Applied Physics A

, Volume 120, Issue 3, pp 1197–1203 | Cite as

Implementation of graphene multilayer electrodes in quantum dot light-emitting devices

  • Svenja WolffEmail author
  • Dennis Jansen
  • Hendrik Terlinden
  • Yusuf Kelestemur
  • Wolfgang Mertin
  • Hilmi Volkan Demir
  • Gerd Bacher
  • Ekaterina Nannen


Graphene is a highly attractive candidate for implementation as electrodes in next-generation large-area optoelectronic devices thanks to its high electrical conductivity and high optical transparency. In this study, we show all-solution-processed quantum dot-based light-emitting devices (QD-LEDs) using graphene mono- and multilayers as transparent electrodes. Here, the effect of the number of graphene layers (up to three) on the QD-LEDs performance was studied. While the implementation of a second graphene layer was found to reduce the turn-on voltage from 2.6 to 1.8 V, a third graphene layer was observed to increase the turn-on voltage again, which is attributed to an increased roughness of the graphene layer stack.


Sheet Resistance Graphene Layer Bilayer Graphene Reference Device Graphene Electrode 
These keywords were added by machine and not by the authors. This process is experimental and the keywords may be updated as the learning algorithm improves.



We are grateful to S. Sanders, J. Frohleiks, J. Rest and K. Dunkhorst for support and assistance with the experiments. We kindly acknowledge financial support of the University Duisburg-Essen and OSRAM GmbH. Y.K and H.V.D acknowledge financial supports from ESF EURYI, EU FP7 Network of Excellence “Nanophotonics for Energy Efficiency (N4E) and TUBA—Turkish Academy of Sciences”.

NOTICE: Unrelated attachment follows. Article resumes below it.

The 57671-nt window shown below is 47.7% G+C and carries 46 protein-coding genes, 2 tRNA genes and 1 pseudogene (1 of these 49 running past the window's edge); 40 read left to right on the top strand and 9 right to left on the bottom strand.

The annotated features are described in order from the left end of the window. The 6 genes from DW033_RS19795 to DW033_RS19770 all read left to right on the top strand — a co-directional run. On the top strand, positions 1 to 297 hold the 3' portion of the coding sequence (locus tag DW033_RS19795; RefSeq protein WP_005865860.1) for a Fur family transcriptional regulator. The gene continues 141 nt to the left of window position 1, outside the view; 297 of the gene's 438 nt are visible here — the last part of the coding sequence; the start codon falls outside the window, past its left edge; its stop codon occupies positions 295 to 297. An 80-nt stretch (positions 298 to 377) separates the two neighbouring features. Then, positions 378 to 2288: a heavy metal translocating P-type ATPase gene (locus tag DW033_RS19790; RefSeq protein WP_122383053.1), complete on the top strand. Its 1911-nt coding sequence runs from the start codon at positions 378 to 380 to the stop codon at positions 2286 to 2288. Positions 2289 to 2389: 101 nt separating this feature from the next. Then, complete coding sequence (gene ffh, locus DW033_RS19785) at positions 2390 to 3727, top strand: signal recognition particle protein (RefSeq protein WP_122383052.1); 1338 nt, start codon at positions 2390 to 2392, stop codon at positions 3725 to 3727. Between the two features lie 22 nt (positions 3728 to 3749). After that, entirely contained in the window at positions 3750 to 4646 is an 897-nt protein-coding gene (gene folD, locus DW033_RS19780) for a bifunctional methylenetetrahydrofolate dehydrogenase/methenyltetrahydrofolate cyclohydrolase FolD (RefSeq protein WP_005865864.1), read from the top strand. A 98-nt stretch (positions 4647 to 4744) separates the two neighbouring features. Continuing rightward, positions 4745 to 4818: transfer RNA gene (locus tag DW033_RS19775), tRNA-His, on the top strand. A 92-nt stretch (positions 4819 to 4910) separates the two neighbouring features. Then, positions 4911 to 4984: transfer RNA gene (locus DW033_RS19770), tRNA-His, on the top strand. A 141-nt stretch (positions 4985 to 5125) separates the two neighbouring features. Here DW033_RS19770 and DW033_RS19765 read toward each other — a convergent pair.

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Copyright information

© Springer-Verlag Berlin Heidelberg 2015

Authors and Affiliations

  • Svenja Wolff
    • 1
    • 2
    Email author
  • Dennis Jansen
    • 1
    • 2
  • Hendrik Terlinden
    • 1
    • 2
  • Yusuf Kelestemur
    • 3
  • Wolfgang Mertin
    • 2
  • Hilmi Volkan Demir
    • 3
    • 4
  • Gerd Bacher
    • 2
  • Ekaterina Nannen
    • 1
    • 2
  1. 1.Research Group “Solid State Lighting”, NanoEnergieTechnikZentrumUniversity Duisburg-EssenDuisburgGermany
  2. 2.Werkstoffe der Elektrotechnik and CENIDEUniversität Duisburg-EssenDuisburgGermany
  3. 3.Department of Electrical and Electronics Engineering, Department of Physics, UNAM – Institute of Materials Science and NanotechnologyBilkent UniversityAnkaraTurkey
  4. 4.Luminous! Center of Excellence for Semiconductor Lighting and Displays, School of Electrical and Electronic Engineering, School of Physical and Materials SciencesNanyang Technological UniversitySingaporeSingapore

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